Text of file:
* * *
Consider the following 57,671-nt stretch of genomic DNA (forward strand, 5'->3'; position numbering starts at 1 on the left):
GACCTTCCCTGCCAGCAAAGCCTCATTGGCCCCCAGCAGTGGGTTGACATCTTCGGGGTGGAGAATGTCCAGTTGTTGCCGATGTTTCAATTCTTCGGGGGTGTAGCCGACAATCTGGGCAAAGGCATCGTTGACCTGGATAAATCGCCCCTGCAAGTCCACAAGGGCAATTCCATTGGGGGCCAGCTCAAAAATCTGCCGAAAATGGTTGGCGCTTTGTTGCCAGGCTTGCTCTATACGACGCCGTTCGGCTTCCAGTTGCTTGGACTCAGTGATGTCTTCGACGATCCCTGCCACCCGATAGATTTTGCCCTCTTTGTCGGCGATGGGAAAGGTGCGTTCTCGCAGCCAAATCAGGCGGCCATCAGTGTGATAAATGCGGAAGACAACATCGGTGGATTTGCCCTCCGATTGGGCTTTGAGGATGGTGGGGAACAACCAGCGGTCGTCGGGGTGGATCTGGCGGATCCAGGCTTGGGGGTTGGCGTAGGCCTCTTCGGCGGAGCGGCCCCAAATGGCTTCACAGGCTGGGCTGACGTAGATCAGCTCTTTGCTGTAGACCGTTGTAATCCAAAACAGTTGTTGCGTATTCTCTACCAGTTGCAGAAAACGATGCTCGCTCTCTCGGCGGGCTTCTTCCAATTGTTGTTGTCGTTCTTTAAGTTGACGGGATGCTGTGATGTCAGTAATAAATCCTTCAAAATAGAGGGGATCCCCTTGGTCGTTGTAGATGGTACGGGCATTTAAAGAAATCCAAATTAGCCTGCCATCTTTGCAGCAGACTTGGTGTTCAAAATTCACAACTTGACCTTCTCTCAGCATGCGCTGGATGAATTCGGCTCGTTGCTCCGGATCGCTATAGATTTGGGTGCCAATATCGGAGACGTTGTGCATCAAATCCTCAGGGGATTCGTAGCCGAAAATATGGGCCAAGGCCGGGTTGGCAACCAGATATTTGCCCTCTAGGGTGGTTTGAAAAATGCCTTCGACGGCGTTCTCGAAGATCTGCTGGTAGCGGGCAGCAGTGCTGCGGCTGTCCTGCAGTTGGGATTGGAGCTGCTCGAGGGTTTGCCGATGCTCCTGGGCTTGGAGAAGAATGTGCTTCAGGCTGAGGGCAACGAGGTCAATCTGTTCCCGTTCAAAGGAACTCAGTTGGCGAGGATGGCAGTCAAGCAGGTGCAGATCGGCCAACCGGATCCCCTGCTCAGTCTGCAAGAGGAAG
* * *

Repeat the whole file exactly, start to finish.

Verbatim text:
Consider the following 57,671-nt stretch of genomic DNA (forward strand, 5'->3'; position numbering starts at 1 on the left):
GACCTTCCCTGCCAGCAAAGCCTCATTGGCCCCCAGCAGTGGGTTGACATCTTCGGGGTGGAGAATGTCCAGTTGTTGCCGATGTTTCAATTCTTCGGGGGTGTAGCCGACAATCTGGGCAAAGGCATCGTTGACCTGGATAAATCGCCCCTGCAAGTCCACAAGGGCAATTCCATTGGGGGCCAGCTCAAAAATCTGCCGAAAATGGTTGGCGCTTTGTTGCCAGGCTTGCTCTATACGACGCCGTTCGGCTTCCAGTTGCTTGGACTCAGTGATGTCTTCGACGATCCCTGCCACCCGATAGATTTTGCCCTCTTTGTCGGCGATGGGAAAGGTGCGTTCTCGCAGCCAAATCAGGCGGCCATCAGTGTGATAAATGCGGAAGACAACATCGGTGGATTTGCCCTCCGATTGGGCTTTGAGGATGGTGGGGAACAACCAGCGGTCGTCGGGGTGGATCTGGCGGATCCAGGCTTGGGGGTTGGCGTAGGCCTCTTCGGCGGAGCGGCCCCAAATGGCTTCACAGGCTGGGCTGACGTAGATCAGCTCTTTGCTGTAGACCGTTGTAATCCAAAACAGTTGTTGCGTATTCTCTACCAGTTGCAGAAAACGATGCTCGCTCTCTCGGCGGGCTTCTTCCAATTGTTGTTGTCGTTCTTTAAGTTGACGGGATGCTGTGATGTCAGTAATAAATCCTTCAAAATAGAGGGGATCCCCTTGGTCGTTGTAGATGGTACGGGCATTTAAAGAAATCCAAATTAGCCTGCCATCTTTGCAGCAGACTTGGTGTTCAAAATTCACAACTTGACCTTCTCTCAGCATGCGCTGGATGAATTCGGCTCGTTGCTCCGGATCGCTATAGATTTGGGTGCCAATATCGGAGACGTTGTGCATCAAATCCTCAGGGGATTCGTAGCCGAAAATATGGGCCAAGGCCGGGTTGGCAACCAGATATTTGCCCTCTAGGGTGGTTTGAAAAATGCCTTCGACGGCGTTCTCGAAGATCTGCTGGTAGCGGGCAGCAGTGCTGCGGCTGTCCTGCAGTTGGGATTGGAGCTGCTCGAGGGTTTGCCGATGCTCCTGGGCTTGGAGAAGAATGTGCTTCAGGCTGAGGGCAACGAGGTCAATCTGTTCCCGTTCAAAGGAACTCAGTTGGCGAGGATGGCAGTCAAGCAGGTGCAGATCGGCCAACCGGATCCCCTGCTCAGTCTGCAAGAGGAAG